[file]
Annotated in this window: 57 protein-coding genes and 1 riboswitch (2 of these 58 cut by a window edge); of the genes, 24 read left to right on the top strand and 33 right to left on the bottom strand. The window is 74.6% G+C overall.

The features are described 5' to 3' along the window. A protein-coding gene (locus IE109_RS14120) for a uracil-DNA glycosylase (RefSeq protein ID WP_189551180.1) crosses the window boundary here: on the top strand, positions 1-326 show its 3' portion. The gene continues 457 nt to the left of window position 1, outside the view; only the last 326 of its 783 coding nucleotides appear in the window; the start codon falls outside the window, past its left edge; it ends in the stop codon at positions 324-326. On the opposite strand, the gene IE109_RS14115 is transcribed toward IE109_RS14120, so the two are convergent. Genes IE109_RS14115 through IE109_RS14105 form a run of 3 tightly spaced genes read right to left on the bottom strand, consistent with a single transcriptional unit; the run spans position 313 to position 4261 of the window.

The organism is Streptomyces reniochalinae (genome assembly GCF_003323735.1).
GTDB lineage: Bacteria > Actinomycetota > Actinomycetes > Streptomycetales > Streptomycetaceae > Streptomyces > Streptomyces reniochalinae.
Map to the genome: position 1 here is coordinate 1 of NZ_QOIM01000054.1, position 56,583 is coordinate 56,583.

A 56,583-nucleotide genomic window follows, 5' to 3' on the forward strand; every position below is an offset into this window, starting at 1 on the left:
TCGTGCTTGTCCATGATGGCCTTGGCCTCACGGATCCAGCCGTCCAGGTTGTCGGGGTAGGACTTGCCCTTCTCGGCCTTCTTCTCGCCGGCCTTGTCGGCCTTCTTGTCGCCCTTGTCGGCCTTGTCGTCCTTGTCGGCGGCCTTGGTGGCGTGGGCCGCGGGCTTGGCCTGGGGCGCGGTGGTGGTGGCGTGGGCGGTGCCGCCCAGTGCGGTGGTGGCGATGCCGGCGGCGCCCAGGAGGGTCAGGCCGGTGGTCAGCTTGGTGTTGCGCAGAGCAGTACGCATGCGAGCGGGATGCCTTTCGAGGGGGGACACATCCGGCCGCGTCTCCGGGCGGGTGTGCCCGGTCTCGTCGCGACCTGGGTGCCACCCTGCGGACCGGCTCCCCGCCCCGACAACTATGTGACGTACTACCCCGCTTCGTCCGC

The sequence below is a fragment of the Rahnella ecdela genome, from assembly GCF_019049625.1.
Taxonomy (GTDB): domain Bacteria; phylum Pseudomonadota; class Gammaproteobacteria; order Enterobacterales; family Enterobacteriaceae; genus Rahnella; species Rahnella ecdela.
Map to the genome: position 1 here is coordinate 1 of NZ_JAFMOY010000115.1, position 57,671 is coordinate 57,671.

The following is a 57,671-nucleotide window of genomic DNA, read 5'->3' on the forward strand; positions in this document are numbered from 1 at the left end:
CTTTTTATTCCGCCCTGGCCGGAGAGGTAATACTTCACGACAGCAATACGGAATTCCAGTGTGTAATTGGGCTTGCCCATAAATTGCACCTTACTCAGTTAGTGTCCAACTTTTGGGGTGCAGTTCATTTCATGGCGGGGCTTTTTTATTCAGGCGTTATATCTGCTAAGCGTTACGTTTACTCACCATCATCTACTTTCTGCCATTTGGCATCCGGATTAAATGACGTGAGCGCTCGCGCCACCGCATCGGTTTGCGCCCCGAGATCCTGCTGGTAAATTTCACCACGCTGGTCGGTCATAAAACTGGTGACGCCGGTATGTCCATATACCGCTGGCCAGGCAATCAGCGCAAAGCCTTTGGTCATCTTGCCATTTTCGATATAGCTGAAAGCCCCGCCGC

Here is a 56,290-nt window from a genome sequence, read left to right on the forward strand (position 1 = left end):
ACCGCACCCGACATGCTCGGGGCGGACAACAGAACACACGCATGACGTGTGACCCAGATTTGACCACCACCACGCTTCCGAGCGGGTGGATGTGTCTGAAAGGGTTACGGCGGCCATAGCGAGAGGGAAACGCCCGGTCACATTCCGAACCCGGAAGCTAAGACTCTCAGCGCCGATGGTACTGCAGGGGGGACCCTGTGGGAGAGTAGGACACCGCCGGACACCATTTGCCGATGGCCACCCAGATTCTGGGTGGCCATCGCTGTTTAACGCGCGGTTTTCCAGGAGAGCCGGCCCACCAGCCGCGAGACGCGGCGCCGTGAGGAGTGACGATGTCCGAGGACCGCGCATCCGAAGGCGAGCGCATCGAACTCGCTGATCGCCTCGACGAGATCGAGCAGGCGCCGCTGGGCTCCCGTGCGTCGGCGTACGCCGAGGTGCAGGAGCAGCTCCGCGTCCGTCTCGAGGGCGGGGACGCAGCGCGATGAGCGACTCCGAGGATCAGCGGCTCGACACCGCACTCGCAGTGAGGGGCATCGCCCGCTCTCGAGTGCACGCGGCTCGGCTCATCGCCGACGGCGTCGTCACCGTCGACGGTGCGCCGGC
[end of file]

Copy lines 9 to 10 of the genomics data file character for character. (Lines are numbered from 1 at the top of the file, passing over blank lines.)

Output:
Taxonomy (GTDB): domain Bacteria; phylum Pseudomonadota; class Gammaproteobacteria; order Enterobacterales; family Enterobacteriaceae; genus Rahnella; species Rahnella ecdela.
Map to the genome: position 1 here is coordinate 1 of NZ_JAFMOY010000115.1, position 57,671 is coordinate 57,671.